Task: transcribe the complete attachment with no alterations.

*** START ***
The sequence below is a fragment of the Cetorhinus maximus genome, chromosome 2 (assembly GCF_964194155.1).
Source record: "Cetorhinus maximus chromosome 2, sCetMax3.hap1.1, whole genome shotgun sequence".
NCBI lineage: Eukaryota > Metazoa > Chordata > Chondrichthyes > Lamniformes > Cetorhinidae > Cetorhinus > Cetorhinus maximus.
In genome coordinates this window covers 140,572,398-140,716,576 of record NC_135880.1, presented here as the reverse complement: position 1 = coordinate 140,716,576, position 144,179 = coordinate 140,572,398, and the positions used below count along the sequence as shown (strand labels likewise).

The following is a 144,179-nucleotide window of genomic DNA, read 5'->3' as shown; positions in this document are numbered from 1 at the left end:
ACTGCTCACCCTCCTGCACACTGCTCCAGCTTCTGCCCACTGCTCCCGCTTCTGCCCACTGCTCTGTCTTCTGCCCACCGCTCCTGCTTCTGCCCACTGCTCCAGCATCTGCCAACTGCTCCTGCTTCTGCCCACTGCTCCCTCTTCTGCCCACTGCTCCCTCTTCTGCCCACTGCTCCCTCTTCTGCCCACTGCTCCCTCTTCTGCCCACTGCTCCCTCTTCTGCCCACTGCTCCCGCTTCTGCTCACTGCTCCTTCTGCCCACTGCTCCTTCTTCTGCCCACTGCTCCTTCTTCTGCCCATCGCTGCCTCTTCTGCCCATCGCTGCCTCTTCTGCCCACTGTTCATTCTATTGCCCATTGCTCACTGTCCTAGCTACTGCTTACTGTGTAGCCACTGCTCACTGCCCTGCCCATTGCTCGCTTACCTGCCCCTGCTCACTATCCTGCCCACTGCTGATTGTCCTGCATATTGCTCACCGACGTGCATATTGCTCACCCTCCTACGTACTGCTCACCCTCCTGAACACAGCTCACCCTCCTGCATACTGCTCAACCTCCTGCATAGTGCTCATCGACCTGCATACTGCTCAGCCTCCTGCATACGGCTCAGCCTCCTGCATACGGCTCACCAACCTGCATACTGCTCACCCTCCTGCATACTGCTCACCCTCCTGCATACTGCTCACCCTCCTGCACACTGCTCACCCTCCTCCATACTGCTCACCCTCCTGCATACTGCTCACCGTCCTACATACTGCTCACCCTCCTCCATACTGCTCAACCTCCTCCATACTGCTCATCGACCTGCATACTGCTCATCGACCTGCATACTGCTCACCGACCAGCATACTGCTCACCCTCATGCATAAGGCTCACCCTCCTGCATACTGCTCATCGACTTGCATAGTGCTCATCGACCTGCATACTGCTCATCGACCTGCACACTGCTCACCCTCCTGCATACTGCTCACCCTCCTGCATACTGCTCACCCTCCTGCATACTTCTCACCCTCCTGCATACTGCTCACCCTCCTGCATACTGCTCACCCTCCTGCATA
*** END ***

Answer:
The sequence below is a fragment of the Cetorhinus maximus genome, chromosome 2 (assembly GCF_964194155.1).
Source record: "Cetorhinus maximus chromosome 2, sCetMax3.hap1.1, whole genome shotgun sequence".
NCBI lineage: Eukaryota > Metazoa > Chordata > Chondrichthyes > Lamniformes > Cetorhinidae > Cetorhinus > Cetorhinus maximus.
In genome coordinates this window covers 140,572,398-140,716,576 of record NC_135880.1, presented here as the reverse complement: position 1 = coordinate 140,716,576, position 144,179 = coordinate 140,572,398, and the positions used below count along the sequence as shown (strand labels likewise).

The following is a 144,179-nucleotide window of genomic DNA, read 5'->3' as shown; positions in this document are numbered from 1 at the left end:
ACTGCTCACCCTCCTGCACACTGCTCCAGCTTCTGCCCACTGCTCCCGCTTCTGCCCACTGCTCTGTCTTCTGCCCACCGCTCCTGCTTCTGCCCACTGCTCCAGCATCTGCCAACTGCTCCTGCTTCTGCCCACTGCTCCCTCTTCTGCCCACTGCTCCCTCTTCTGCCCACTGCTCCCTCTTCTGCCCACTGCTCCCTCTTCTGCCCACTGCTCCCTCTTCTGCCCACTGCTCCCGCTTCTGCTCACTGCTCCTTCTGCCCACTGCTCCTTCTTCTGCCCACTGCTCCTTCTTCTGCCCATCGCTGCCTCTTCTGCCCATCGCTGCCTCTTCTGCCCACTGTTCATTCTATTGCCCATTGCTCACTGTCCTAGCTACTGCTTACTGTGTAGCCACTGCTCACTGCCCTGCCCATTGCTCGCTTACCTGCCCCTGCTCACTATCCTGCCCACTGCTGATTGTCCTGCATATTGCTCACCGACGTGCATATTGCTCACCCTCCTACGTACTGCTCACCCTCCTGAACACAGCTCACCCTCCTGCATACTGCTCAACCTCCTGCATAGTGCTCATCGACCTGCATACTGCTCAGCCTCCTGCATACGGCTCAGCCTCCTGCATACGGCTCACCAACCTGCATACTGCTCACCCTCCTGCATACTGCTCACCCTCCTGCATACTGCTCACCCTCCTGCACACTGCTCACCCTCCTCCATACTGCTCACCCTCCTGCATACTGCTCACCGTCCTACATACTGCTCACCCTCCTCCATACTGCTCAACCTCCTCCATACTGCTCATCGACCTGCATACTGCTCATCGACCTGCATACTGCTCACCGACCAGCATACTGCTCACCCTCATGCATAAGGCTCACCCTCCTGCATACTGCTCATCGACTTGCATAGTGCTCATCGACCTGCATACTGCTCATCGACCTGCACACTGCTCACCCTCCTGCATACTGCTCACCCTCCTGCATACTGCTCACCCTCCTGCATACTTCTCACCCTCCTGCATACTGCTCACCCTCCTGCATACTGCTCACCCTCCTGCATA